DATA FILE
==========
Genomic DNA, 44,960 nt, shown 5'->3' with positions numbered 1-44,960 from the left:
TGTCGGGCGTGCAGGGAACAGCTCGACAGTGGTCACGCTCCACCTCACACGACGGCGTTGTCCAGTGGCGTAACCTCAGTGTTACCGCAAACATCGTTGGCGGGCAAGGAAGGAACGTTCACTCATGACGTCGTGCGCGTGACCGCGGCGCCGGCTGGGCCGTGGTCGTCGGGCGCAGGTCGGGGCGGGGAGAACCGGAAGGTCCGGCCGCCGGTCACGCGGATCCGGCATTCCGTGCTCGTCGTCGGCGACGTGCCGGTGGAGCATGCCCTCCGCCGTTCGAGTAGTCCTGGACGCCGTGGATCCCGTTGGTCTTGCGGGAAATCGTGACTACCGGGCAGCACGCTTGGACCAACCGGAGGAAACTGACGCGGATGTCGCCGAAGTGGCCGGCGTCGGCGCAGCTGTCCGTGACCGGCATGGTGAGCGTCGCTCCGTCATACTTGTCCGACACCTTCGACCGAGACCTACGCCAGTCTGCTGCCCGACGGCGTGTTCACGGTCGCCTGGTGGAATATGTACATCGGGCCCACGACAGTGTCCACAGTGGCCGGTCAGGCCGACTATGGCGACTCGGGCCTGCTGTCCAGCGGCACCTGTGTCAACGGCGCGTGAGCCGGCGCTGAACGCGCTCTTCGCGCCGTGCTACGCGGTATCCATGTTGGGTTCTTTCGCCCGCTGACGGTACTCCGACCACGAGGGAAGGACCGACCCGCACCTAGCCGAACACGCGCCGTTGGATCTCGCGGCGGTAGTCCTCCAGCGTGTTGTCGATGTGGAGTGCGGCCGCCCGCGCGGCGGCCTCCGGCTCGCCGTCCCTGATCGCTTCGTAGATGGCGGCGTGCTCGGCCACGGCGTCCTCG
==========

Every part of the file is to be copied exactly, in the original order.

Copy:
Genomic DNA, 44,960 nt, shown 5'->3' with positions numbered 1-44,960 from the left:
TGTCGGGCGTGCAGGGAACAGCTCGACAGTGGTCACGCTCCACCTCACACGACGGCGTTGTCCAGTGGCGTAACCTCAGTGTTACCGCAAACATCGTTGGCGGGCAAGGAAGGAACGTTCACTCATGACGTCGTGCGCGTGACCGCGGCGCCGGCTGGGCCGTGGTCGTCGGGCGCAGGTCGGGGCGGGGAGAACCGGAAGGTCCGGCCGCCGGTCACGCGGATCCGGCATTCCGTGCTCGTCGTCGGCGACGTGCCGGTGGAGCATGCCCTCCGCCGTTCGAGTAGTCCTGGACGCCGTGGATCCCGTTGGTCTTGCGGGAAATCGTGACTACCGGGCAGCACGCTTGGACCAACCGGAGGAAACTGACGCGGATGTCGCCGAAGTGGCCGGCGTCGGCGCAGCTGTCCGTGACCGGCATGGTGAGCGTCGCTCCGTCATACTTGTCCGACACCTTCGACCGAGACCTACGCCAGTCTGCTGCCCGACGGCGTGTTCACGGTCGCCTGGTGGAATATGTACATCGGGCCCACGACAGTGTCCACAGTGGCCGGTCAGGCCGACTATGGCGACTCGGGCCTGCTGTCCAGCGGCACCTGTGTCAACGGCGCGTGAGCCGGCGCTGAACGCGCTCTTCGCGCCGTGCTACGCGGTATCCATGTTGGGTTCTTTCGCCCGCTGACGGTACTCCGACCACGAGGGAAGGACCGACCCGCACCTAGCCGAACACGCGCCGTTGGATCTCGCGGCGGTAGTCCTCCAGCGTGTTGTCGATGTGGAGTGCGGCCGCCCGCGCGGCGGCCTCCGGCTCGCCGTCCCTGATCGCTTCGTAGATGGCGGCGTGCTCGGCCACGGCGTCCTCG